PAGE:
ROCHESTER — Find out where potential customers are on social media, create business pages there and consistently schedule posts on those pages as part of an overall marketing campaign.
That was the overarching theme of a June 1 workshop, "Get Started Building Your Social Media Presence," led by Laurie Enos from Blue Dog Marketing.
"Do your research before you open any (social media) accounts," Enos recommended. "Whatever you do, do it and do it consistently."
The workshop was offered through a partnership between the Central Library of Rochester and the New York Small Business Development Center, which is based locally at SUNY Brockport. The center offers free services and referrals to entrepreneurs and anyone interested in starting up a business, explained Carla Vazquez, an SBDC adviser. Enos noted how the SBDC helped her become certified as a woman-owned business when she started her company several years ago.
No matter what kind of company a person is operating, Enos said one of the biggest benefits of using social media is the opportunity to interact and engage with clients or customers and other businesses.
Social media sites also offer virtual networking opportunities that do not require spending time away from the office, she added.
"You still need face-to-face time (with clients)," Enos added. "But (social media) increases your reach … and helps you stay connected."
Tami Bacon, who was among the 40 people who attended the presentation, said she has a fairly good understanding of the basics of social media, but her company’s presence needs improvement. And she agreed with Enos that working on a business’ social media presence needs to be part of a bigger marketing plan, said Bacon, who is with Caledonia-based Allen-Bailey Tag & Label.
"But that (work) can be overwhelming for a small company," she added. "Everything that brings information back to the organization, though, and starts a conversation adds new life. And that’s a good thing."
Starting conversations is what the major social media sites — Facebook, Twitter, YouTube and LinkedIn — are all about, Enos noted. During the workshop, she participants through strategies for using those four sites and how each one can benefit small businesses.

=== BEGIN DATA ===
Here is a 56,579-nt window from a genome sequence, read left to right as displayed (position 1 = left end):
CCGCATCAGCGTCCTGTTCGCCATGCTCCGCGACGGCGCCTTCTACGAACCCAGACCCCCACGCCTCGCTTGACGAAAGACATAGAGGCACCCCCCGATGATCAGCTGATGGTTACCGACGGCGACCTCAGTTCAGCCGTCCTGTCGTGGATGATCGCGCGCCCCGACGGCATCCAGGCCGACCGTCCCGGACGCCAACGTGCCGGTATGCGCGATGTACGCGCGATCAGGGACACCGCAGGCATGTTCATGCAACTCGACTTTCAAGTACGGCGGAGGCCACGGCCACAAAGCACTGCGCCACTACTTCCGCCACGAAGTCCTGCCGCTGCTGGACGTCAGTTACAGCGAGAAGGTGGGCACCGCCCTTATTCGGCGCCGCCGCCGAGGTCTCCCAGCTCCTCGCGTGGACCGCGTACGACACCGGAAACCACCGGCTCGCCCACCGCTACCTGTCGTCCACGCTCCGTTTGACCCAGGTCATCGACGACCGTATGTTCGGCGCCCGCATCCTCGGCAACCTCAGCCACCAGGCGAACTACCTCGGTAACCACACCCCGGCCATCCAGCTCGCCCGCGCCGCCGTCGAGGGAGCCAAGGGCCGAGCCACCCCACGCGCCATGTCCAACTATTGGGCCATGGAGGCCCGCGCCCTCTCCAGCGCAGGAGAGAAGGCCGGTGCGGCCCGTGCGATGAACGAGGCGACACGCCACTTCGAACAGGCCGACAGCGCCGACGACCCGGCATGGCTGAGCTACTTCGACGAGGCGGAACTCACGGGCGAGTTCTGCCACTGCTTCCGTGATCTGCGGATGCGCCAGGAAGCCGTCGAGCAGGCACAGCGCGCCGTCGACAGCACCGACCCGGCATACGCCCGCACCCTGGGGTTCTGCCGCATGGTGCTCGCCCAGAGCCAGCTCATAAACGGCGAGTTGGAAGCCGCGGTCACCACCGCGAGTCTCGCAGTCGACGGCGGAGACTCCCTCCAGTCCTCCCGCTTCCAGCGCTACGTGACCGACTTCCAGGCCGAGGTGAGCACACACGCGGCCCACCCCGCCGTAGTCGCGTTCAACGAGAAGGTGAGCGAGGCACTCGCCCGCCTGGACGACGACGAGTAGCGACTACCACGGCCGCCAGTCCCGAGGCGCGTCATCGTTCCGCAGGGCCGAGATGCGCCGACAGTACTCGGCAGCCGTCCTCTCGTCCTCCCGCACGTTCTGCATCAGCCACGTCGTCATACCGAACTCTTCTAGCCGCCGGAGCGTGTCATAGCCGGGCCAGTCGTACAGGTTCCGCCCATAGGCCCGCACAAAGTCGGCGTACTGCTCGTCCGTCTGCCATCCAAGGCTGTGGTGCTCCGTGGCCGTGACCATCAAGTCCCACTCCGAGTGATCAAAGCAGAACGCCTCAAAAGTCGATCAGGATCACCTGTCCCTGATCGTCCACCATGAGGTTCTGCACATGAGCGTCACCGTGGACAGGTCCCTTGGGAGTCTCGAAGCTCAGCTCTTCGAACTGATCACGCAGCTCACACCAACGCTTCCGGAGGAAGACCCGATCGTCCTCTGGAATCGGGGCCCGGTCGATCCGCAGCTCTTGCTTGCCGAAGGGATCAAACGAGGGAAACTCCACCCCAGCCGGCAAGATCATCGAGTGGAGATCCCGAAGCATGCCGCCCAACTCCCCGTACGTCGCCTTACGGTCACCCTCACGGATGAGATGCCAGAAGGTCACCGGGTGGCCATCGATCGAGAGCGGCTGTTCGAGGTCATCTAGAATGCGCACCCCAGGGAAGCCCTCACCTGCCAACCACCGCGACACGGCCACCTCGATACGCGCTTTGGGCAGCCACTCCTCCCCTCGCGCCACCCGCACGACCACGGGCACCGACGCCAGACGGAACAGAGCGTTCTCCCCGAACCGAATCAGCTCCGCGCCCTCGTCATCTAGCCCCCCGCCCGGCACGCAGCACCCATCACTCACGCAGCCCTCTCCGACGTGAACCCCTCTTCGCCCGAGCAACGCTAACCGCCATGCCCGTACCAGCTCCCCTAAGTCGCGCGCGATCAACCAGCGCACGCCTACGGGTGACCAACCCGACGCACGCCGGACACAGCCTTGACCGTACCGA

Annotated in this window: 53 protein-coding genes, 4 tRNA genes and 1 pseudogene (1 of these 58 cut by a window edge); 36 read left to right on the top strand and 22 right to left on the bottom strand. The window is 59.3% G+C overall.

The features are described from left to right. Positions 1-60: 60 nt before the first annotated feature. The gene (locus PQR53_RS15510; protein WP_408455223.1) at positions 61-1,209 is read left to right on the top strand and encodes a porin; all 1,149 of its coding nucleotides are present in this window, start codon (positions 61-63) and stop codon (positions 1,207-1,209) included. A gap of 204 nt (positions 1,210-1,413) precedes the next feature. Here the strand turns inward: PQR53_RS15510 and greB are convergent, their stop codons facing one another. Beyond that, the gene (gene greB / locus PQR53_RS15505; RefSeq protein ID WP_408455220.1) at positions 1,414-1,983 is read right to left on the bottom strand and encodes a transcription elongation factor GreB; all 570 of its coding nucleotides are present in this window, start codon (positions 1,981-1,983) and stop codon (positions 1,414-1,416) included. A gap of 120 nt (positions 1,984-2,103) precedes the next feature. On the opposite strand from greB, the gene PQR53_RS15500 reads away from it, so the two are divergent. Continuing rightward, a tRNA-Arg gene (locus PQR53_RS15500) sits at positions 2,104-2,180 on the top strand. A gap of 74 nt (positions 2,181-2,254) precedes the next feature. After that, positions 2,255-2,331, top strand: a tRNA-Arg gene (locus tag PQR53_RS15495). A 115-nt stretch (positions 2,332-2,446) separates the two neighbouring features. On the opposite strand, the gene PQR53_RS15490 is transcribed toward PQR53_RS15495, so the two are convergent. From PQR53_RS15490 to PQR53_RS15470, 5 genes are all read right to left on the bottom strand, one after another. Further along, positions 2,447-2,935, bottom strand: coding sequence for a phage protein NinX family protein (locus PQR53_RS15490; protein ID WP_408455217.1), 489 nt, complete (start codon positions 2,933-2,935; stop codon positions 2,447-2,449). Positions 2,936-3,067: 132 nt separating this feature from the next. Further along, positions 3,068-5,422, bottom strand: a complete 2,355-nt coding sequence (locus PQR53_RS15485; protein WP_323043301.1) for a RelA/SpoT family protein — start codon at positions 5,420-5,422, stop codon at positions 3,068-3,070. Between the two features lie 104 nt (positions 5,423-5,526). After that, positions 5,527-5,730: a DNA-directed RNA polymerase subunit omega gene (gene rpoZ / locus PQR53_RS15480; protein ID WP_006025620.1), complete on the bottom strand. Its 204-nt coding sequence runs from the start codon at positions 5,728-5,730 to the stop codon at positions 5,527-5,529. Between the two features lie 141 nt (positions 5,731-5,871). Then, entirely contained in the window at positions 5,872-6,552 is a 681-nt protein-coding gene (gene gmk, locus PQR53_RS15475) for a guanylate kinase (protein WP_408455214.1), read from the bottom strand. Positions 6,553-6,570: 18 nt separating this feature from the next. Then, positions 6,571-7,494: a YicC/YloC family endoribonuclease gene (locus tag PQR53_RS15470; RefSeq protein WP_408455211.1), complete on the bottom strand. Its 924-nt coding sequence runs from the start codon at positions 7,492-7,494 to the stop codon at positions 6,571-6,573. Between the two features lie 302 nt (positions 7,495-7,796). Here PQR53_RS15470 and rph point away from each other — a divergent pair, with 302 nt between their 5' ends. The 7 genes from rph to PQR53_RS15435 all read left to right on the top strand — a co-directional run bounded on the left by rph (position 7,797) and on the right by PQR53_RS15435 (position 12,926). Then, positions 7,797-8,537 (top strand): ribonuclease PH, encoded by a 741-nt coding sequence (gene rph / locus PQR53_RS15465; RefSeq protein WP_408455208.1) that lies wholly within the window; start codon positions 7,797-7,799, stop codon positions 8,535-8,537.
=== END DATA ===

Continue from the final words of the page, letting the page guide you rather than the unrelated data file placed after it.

Of the major social media sites, Facebook has the biggest reach, she said, with 70 percent of the U.S. population and more than 2.1 billion people worldwide actively using it for personal and professional pages.
Enos advised keeping business and personal pages separate on Facebook. She suggested creating business pages and posting things that would be of interest to potential customers, and then invite friends on personal pages to follow the business pages.
Potential business page content could include examples of when one’s company solved a problem, which could generate interest in products or services as well as drive traffic to the company website, she noted.
Posting at a variety of times on different days of the week provides information on when most page visits take place, she said, which can help a business develop ads for its page.
"You can really target a niche audience," she said. "That’s the value, status and power of Facebook."
YouTube’s reach also has grown to 1 billion users since Google purchased the video-sharing site in 2006, Enos said. The site helps businesses demonstrate products or expertise on a topic, promote events or offer customer testimonials.
"YouTube is an amazing way to get the word out about … a company," she said. "For example, you can show your (product) being made."
Companies also can use YouTube to post video blogs, "which allows people to see me and get to know me," she said. And businesses can cross-promote their social media presence by posting YouTube links and videos on Facebook pages.
All of a business’ social media links can be part of its LinkedIn presence, added Enos. Known as the social network for business professionals, LinkedIn helps with introductions to potential customers and eliminates cold calls. A business also can help connect people to others, which is viewed favorably, she said.
And Twitter, she noted, is all about making connections by starting conversations with followers.
With 310 million users worldwide, Twitter also has an expansive audience, with the largest demographic being adults ages 25-44. And a quarter of the 310 million users are journalists, which can help businesses attract media coverage, Enos noted.
"If you can get into the press, post those (links) and share the wonderful news (of your businesses)," she said.
No matter which sites a business utilizes most, social media posts should become a regularly scheduled task, she said.
As someone who just began using Twitter and has yet to create a website, Caren Collinge of Rochester said Enos’ presentation provided the insight she needed. Collinge, who started a jewelry-making business four years ago, said she regularly uses Facebook and the photo-sharing site Instagram, and will join LinkedIn next per Enos’ advice.
She also plans to be on the lookout for future workshops for small business owners.
"It was very helpful and encouraging," Collinge said of the presentation. "I would have done this stuff years ago but I didn’t know. You need that push. You need someone to say, ‘Do it this way.’"